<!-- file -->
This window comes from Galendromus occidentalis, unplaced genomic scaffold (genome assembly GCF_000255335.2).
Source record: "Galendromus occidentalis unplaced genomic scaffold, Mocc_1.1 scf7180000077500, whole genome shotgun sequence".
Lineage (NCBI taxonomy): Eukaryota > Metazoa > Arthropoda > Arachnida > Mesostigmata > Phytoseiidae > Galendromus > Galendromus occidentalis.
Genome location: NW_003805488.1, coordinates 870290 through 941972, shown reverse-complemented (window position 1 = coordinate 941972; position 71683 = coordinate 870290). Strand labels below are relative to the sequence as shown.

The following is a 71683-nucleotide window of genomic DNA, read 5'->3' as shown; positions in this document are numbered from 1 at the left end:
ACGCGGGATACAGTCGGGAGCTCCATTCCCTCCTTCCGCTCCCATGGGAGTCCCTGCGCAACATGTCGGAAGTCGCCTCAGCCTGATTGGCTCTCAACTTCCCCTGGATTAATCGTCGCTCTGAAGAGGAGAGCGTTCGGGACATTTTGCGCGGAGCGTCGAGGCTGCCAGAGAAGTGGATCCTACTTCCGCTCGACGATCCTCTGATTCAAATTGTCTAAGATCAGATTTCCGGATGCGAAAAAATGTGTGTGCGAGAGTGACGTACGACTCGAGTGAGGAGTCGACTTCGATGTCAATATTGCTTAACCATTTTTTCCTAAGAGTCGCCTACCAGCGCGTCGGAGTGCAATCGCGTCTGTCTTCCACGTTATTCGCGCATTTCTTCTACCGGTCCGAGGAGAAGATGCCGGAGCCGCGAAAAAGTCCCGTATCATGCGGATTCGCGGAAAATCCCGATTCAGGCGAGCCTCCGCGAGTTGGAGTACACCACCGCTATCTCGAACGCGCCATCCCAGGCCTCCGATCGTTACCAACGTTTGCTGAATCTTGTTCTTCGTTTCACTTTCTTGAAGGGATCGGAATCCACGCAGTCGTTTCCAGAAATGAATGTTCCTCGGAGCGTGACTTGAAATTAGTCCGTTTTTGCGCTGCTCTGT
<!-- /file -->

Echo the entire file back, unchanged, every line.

This window comes from Galendromus occidentalis, unplaced genomic scaffold (genome assembly GCF_000255335.2).
Source record: "Galendromus occidentalis unplaced genomic scaffold, Mocc_1.1 scf7180000077500, whole genome shotgun sequence".
Lineage (NCBI taxonomy): Eukaryota > Metazoa > Arthropoda > Arachnida > Mesostigmata > Phytoseiidae > Galendromus > Galendromus occidentalis.
Genome location: NW_003805488.1, coordinates 870290 through 941972, shown reverse-complemented (window position 1 = coordinate 941972; position 71683 = coordinate 870290). Strand labels below are relative to the sequence as shown.

The following is a 71683-nucleotide window of genomic DNA, read 5'->3' as shown; positions in this document are numbered from 1 at the left end:
ACGCGGGATACAGTCGGGAGCTCCATTCCCTCCTTCCGCTCCCATGGGAGTCCCTGCGCAACATGTCGGAAGTCGCCTCAGCCTGATTGGCTCTCAACTTCCCCTGGATTAATCGTCGCTCTGAAGAGGAGAGCGTTCGGGACATTTTGCGCGGAGCGTCGAGGCTGCCAGAGAAGTGGATCCTACTTCCGCTCGACGATCCTCTGATTCAAATTGTCTAAGATCAGATTTCCGGATGCGAAAAAATGTGTGTGCGAGAGTGACGTACGACTCGAGTGAGGAGTCGACTTCGATGTCAATATTGCTTAACCATTTTTTCCTAAGAGTCGCCTACCAGCGCGTCGGAGTGCAATCGCGTCTGTCTTCCACGTTATTCGCGCATTTCTTCTACCGGTCCGAGGAGAAGATGCCGGAGCCGCGAAAAAGTCCCGTATCATGCGGATTCGCGGAAAATCCCGATTCAGGCGAGCCTCCGCGAGTTGGAGTACACCACCGCTATCTCGAACGCGCCATCCCAGGCCTCCGATCGTTACCAACGTTTGCTGAATCTTGTTCTTCGTTTCACTTTCTTGAAGGGATCGGAATCCACGCAGTCGTTTCCAGAAATGAATGTTCCTCGGAGCGTGACTTGAAATTAGTCCGTTTTTGCGCTGCTCTGT